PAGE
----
We are going to draw significant sequential patterns in the data stream under the framework of FWER based on the values by Algorithm 4. FSSPDS could be designed for m windows. W1 is the first window that can reach Wm after m 1 sliding. To data stream with m windows, the process of FSSPDS for returning SSPs in the data stream under the control of FWER could be known in Algorithm 5. For each sliding window, SPi in Line 3 returns SSP candidates by algorithm 1, and Ri in Line 4 outputs the values by Algorithm 4. If its value does not exceed the corrected test level, the pattern is added to the result set (Lines 5–12). Line 14 returns the final results.

Input: data stream W, test threshold, minimum support threshold , and length k
Output: SSPs with FWER ≤ .
(1)SSP = (), calculate testable support xs by
(2)For each sliding window Wi do
(3)SPi = SSPsCandidates (Wi, , xs, and k)
(4)Ri =  values (, , Wi)
(5) For each pattern X in SPi do
(6)  Add X to SSP
(7) End For
(8) For each pattern X in SSP do
(9)  If Ri.X. value > /|SSP| then
(10)   Remove X from SSP
(11)  End If
(12) End For
(13)End For
(14)Return SSP

5. Complexity Analysis

First, we study the computational complexity of producing SSP candidates. By existing algorithms in [1, 2], SSP candidates are obtained in time O(|DS|2LM2). DS is the dataset, L is the distinguish items in DS, and M is the maximum sequential length in the dataset. By introducing the length constraint k, the complexity is performed in time O(|D|2LMk). It is known that k is not bigger than M, and often it is far smaller than H. The complexity of FSSPDS achieves a better result than traditional candidates mining methods. Of course, it is important to note that some effective SSP candidates with long lengths may be removed, but actually, we can know that there are few candidates which are lost when we choose a relatively bigger length constraint value in the experiments. Instead, in most cases, the mining algorithm with length constraint accelerates the completion of candidates discovering tasks and finding more SSP patterns.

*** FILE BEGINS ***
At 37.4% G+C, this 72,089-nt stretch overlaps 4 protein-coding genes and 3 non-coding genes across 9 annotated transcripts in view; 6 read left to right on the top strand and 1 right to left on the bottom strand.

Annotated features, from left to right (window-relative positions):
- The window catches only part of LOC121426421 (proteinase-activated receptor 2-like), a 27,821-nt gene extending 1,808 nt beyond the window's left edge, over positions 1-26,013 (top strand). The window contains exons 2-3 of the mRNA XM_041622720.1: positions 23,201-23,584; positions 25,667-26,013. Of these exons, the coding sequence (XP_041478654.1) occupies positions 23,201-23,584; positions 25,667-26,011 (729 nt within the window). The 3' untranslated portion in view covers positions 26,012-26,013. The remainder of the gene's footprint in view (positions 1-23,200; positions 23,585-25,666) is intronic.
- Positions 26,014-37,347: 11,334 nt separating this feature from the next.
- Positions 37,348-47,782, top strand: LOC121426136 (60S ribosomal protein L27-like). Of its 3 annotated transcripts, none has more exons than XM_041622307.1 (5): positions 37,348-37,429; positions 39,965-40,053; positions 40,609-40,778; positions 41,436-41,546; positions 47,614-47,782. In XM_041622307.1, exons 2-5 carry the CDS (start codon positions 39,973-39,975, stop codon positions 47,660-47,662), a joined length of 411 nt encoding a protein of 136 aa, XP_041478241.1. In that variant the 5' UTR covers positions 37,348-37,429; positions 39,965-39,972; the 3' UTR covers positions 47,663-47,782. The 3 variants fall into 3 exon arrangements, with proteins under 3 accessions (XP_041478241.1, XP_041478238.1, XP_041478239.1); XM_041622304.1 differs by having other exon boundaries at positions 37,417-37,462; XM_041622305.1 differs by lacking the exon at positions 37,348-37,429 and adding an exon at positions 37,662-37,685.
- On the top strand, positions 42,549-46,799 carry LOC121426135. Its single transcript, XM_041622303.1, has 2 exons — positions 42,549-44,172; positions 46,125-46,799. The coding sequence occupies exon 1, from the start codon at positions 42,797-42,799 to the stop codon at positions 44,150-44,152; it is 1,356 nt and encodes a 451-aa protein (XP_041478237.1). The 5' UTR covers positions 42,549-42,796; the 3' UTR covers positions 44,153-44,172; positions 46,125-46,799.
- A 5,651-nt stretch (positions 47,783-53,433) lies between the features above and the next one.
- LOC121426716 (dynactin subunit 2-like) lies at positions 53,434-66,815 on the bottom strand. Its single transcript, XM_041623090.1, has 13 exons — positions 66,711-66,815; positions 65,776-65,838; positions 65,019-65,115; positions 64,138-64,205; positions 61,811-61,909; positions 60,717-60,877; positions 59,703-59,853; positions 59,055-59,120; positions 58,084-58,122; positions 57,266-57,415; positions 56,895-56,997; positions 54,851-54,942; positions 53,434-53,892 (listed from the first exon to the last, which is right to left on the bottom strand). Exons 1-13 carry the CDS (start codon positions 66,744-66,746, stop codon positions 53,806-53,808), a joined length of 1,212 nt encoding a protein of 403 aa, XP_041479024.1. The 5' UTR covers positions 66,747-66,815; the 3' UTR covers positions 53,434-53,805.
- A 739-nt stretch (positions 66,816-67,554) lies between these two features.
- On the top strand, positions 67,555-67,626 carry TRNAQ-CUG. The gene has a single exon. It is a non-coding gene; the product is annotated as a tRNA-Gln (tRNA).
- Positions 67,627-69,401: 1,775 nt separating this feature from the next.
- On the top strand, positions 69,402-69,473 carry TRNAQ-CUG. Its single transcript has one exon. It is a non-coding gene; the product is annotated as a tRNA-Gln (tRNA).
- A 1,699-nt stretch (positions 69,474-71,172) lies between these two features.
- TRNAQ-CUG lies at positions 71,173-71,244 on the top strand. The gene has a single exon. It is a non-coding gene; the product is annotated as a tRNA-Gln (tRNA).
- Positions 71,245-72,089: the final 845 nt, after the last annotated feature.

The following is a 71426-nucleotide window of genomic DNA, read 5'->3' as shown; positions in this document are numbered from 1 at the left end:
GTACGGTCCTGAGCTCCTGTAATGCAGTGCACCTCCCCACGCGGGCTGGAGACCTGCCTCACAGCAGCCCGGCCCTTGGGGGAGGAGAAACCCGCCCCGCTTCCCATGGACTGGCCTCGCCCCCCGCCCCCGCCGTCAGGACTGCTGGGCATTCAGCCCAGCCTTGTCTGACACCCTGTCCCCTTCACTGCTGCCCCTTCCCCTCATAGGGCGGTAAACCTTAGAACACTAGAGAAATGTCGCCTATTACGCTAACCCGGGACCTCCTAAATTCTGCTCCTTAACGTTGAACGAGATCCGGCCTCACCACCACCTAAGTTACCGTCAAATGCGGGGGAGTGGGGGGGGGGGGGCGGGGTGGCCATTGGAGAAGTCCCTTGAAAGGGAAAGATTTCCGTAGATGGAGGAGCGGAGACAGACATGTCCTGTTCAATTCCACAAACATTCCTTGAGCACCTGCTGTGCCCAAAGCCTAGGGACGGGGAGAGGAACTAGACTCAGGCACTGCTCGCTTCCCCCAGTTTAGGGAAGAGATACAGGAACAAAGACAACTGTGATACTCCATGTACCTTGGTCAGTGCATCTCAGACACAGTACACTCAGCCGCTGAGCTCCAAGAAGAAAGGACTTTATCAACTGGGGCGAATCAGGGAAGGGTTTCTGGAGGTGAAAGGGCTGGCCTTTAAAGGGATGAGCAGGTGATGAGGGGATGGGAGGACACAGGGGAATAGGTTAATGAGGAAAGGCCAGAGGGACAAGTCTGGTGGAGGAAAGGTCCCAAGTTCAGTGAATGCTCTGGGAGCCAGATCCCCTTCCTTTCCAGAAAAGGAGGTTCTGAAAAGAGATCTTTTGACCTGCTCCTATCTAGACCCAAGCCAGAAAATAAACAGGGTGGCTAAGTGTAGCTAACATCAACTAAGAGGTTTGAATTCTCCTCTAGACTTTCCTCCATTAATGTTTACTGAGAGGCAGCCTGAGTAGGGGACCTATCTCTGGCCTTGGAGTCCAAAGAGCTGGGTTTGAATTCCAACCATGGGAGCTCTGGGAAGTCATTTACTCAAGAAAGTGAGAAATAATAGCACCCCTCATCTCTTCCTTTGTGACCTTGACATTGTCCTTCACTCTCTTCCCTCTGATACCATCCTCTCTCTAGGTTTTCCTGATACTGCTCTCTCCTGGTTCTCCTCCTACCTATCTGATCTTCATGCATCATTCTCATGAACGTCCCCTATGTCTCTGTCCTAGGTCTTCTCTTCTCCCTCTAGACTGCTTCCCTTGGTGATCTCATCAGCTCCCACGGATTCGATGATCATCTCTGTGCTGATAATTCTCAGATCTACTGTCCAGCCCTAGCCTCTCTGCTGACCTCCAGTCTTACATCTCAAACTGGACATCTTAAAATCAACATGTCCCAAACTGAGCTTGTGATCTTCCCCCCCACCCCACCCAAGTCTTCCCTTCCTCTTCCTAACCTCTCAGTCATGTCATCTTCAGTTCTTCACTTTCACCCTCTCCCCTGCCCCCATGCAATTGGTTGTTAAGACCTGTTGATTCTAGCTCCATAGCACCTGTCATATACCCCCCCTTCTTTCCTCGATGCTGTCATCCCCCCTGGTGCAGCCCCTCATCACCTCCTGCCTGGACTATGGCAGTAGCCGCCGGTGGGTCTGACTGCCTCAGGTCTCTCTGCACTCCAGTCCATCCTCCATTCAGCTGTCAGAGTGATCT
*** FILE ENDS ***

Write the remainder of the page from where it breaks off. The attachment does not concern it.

Second, we study the complexity of test statistics with permutation values. According to Lemma 3, the test statistic could be obtained in O(1); such an upper bound is efficient-to-compute. In fact, in [24], a close upper bound of Barnard’s test statistic is established as PB(X) ≤ P(X(S), X1(S), S(X)/n) ((n1 + 1) (n0 + 1)) which can be used as an effective value to assess the test static value of the significant patterns. Our new upper bound which is proved in Lemma 3 is less than this effective value. It is more close to the exact test statistic value. Algorithm 4 produced permutation values based on combination strategy; if permutation values in a sliding window W are produced randomly and there are J FSSP candidates waiting for testing, there should be 2|W| permutation datasets, and the complexity of such calculation should be acted as O(J2|W|). However, by our efficient combination strategy, the complexity in Algorithm 4 is O(J|W|(U − L) ≤ J|W|2). It can be proved that 2|W| > |W|2 by simple mathematical induction when |W| ≥ 4. Thus, we can know that the running time by our permutation strategy could be greatly reduced and no significant pattern is lost.

6. Experiments

6.1. Environment and Dataset

The code used for the evaluation has been developed in Python, and the platform of the experiment is configured as follows: Windows 10 system, 2G Memory, and intel (R) Core(TM) i3-2310 CPU @2.10 GHz. We evaluate the performance of FSSPDS on six datasets, mushrooms, a2a are from libSVM [41]. T10I4D100K, bms-web2, retail, and bms-pos are obtained from SPMF [42], and they are labeled by [32]. They all have two classes. Table 2 shows the details of datasets, where |I| is the size of the alphabet, avgLength is the average length of the transactions, and |D| is the number of sequences. The window size is initialized with 100 transactions and the length k = l × MaxLength, and MaxLength is the maximal transaction length and l is initialized as 0.85.

6.2. Efficiency Evaluation
6.2.1. Candidates Evaluation